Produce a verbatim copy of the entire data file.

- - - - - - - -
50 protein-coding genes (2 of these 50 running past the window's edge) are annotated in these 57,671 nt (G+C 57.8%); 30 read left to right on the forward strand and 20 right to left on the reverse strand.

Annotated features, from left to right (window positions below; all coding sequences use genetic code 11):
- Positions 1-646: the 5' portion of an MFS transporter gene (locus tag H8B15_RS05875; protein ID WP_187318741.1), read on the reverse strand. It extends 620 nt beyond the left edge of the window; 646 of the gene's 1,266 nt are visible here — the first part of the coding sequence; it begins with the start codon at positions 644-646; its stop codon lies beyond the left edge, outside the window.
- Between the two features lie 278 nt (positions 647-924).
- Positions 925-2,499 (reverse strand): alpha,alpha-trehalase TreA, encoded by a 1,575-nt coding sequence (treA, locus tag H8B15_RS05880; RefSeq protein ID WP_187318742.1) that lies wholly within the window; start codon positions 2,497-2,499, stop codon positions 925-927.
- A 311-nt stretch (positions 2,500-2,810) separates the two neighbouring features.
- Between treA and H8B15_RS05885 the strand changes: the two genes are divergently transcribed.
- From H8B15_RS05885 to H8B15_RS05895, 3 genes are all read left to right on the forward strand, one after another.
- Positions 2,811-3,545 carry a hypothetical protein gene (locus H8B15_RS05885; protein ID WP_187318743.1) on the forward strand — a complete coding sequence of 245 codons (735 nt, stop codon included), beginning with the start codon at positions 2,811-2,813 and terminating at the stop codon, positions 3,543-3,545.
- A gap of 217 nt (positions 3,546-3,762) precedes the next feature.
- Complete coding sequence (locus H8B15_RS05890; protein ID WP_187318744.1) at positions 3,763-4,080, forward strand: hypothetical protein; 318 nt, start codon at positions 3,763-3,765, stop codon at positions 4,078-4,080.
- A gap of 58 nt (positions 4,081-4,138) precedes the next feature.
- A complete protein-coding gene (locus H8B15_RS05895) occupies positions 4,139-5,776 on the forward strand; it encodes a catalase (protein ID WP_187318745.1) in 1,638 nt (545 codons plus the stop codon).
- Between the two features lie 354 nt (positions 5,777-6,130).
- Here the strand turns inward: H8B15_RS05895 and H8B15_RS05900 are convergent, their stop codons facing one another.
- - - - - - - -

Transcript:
50 protein-coding genes (2 of these 50 running past the window's edge) are annotated in these 57,671 nt (G+C 57.8%); 30 read left to right on the forward strand and 20 right to left on the reverse strand.

Annotated features, from left to right (window positions below; all coding sequences use genetic code 11):
- Positions 1-646: the 5' portion of an MFS transporter gene (locus tag H8B15_RS05875; protein ID WP_187318741.1), read on the reverse strand. It extends 620 nt beyond the left edge of the window; 646 of the gene's 1,266 nt are visible here — the first part of the coding sequence; it begins with the start codon at positions 644-646; its stop codon lies beyond the left edge, outside the window.
- Between the two features lie 278 nt (positions 647-924).
- Positions 925-2,499 (reverse strand): alpha,alpha-trehalase TreA, encoded by a 1,575-nt coding sequence (treA, locus tag H8B15_RS05880; RefSeq protein ID WP_187318742.1) that lies wholly within the window; start codon positions 2,497-2,499, stop codon positions 925-927.
- A 311-nt stretch (positions 2,500-2,810) separates the two neighbouring features.
- Between treA and H8B15_RS05885 the strand changes: the two genes are divergently transcribed.
- From H8B15_RS05885 to H8B15_RS05895, 3 genes are all read left to right on the forward strand, one after another.
- Positions 2,811-3,545 carry a hypothetical protein gene (locus H8B15_RS05885; protein ID WP_187318743.1) on the forward strand — a complete coding sequence of 245 codons (735 nt, stop codon included), beginning with the start codon at positions 2,811-2,813 and terminating at the stop codon, positions 3,543-3,545.
- A gap of 217 nt (positions 3,546-3,762) precedes the next feature.
- Complete coding sequence (locus H8B15_RS05890; protein ID WP_187318744.1) at positions 3,763-4,080, forward strand: hypothetical protein; 318 nt, start codon at positions 3,763-3,765, stop codon at positions 4,078-4,080.
- A gap of 58 nt (positions 4,081-4,138) precedes the next feature.
- A complete protein-coding gene (locus H8B15_RS05895) occupies positions 4,139-5,776 on the forward strand; it encodes a catalase (protein ID WP_187318745.1) in 1,638 nt (545 codons plus the stop codon).
- Between the two features lie 354 nt (positions 5,777-6,130).
- Here the strand turns inward: H8B15_RS05895 and H8B15_RS05900 are convergent, their stop codons facing one another.